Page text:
The Los Angeles city attorney's office filed criminal charges Monday against officials of a major West Coast tofu supplier, citing "grossly filthy conditions" at its downtown Los Angeles plant, including high levels of coliform, a bacteria found in fecal matter that can cause severe food poisoning.
"You think of tofu as a health food, but this is anything but," said Deputy City Atty. Ruth Kwan of the office's consumer protection section.
2 Previous Prosecutions
The plant, at 4607 S. Main St., has been the subject of two previous criminal prosecutions, in 1979 and 1982, when it was owned by D.Y. Imports, which was acquired a year ago by K.Y. Foods.
Named in Monday's complaint were K.Y. Foods Inc.'s general manager, Taek Kwan Oh of Monterey Park, and president Kyu Yong Kim of Alhambra.
Oh confirmed that his company has been investigated by the city attorney's office since December, but he declined to respond directly to the criminal complaint.
He and Kim are scheduled to be arraigned Sept. 22 in Los Angeles Municipal Court. Each is charged with 31 violations of the state Health and Safety Code. The maximum penalty for each of the counts is six months in jail, a $1,000 fine or both.
K.Y. Foods also makes other Asian-style foods, such as kimchi, rice dumplings, vinegar, ground chili pepper, roasted sesame seeds and salted shrimp. These products, as well as its tofu, are sold to food stores, but not restaurants, mostly in the Los Angeles area, but also in San Francisco and in parts of Colorado and Nevada, according to Kwan and Oh.
In 1979, the plant pleaded no contest to five counts of health code violations and paid a $3,150 fine. And in 1982, it again pleaded no contest to another six violations and paid a $3,400 fine.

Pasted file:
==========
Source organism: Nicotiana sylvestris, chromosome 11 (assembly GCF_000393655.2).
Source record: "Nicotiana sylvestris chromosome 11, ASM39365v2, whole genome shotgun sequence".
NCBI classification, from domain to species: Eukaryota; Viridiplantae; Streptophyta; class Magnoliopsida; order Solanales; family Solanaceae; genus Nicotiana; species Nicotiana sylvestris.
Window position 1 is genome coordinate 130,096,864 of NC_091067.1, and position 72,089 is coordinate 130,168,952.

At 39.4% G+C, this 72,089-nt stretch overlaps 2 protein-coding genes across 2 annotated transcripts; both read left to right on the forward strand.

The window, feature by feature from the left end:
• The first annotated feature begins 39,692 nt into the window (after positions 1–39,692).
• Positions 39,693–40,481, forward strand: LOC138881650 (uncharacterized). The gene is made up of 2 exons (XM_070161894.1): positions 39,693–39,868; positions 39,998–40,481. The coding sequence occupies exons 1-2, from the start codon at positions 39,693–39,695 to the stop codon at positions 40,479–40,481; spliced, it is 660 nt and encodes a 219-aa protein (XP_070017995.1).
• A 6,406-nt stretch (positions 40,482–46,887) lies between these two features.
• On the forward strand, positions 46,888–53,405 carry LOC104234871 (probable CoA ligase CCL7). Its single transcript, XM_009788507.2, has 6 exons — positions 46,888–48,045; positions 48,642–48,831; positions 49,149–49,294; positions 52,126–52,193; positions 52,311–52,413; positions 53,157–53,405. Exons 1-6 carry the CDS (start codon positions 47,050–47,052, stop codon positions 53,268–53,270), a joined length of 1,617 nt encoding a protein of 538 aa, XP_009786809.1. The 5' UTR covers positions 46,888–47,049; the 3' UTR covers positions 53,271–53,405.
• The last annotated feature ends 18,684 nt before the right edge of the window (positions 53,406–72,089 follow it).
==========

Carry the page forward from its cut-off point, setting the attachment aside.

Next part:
Similar conditions at the plant in 1985 prompted health investigators to issue a recall of tofu. It also led to the destruction of more than $30,000 worth of contaminated foods at the plant.
In the new case, the U.S. Food and Drug Administration in February recalled more than a ton of tofu after tests showed high levels of fecal coliform in assorted food samples.
As a result, K.Y. Food officials two weeks ago agreed to destroy 1,360 pounds of tofu and to discontinue all production until the problems were corrected.
Nevertheless, the criminal complaint was filed because, according to Kwan, "each time they make some improvements--but then they go back to the old ways." City Atty. James Hahn, in a statement, called those improvements "minimal, cosmetic."
Among the health and safety problems cited by federal and state officials were "evidence of widespread vermin infestation, including extensive rodent droppings, in areas of the factory where raw products were stored and foodstuffs were being manufactured." The inspectors also found beetles and moths in flour and sesame seeds as well as decaying mice in the warehouse.
Other contamination involved equipment used to process the foods, including rusty equipment that had chipping paint directly above the foods, according to Kwan. In addition, a floor drain was backed up in the tofu processing lines.
"If cooked properly, a lot of the bacteria can be killed," Kwan said, "but many people eat tofu uncooked."
The plant employs about 15 workers, according to Oh.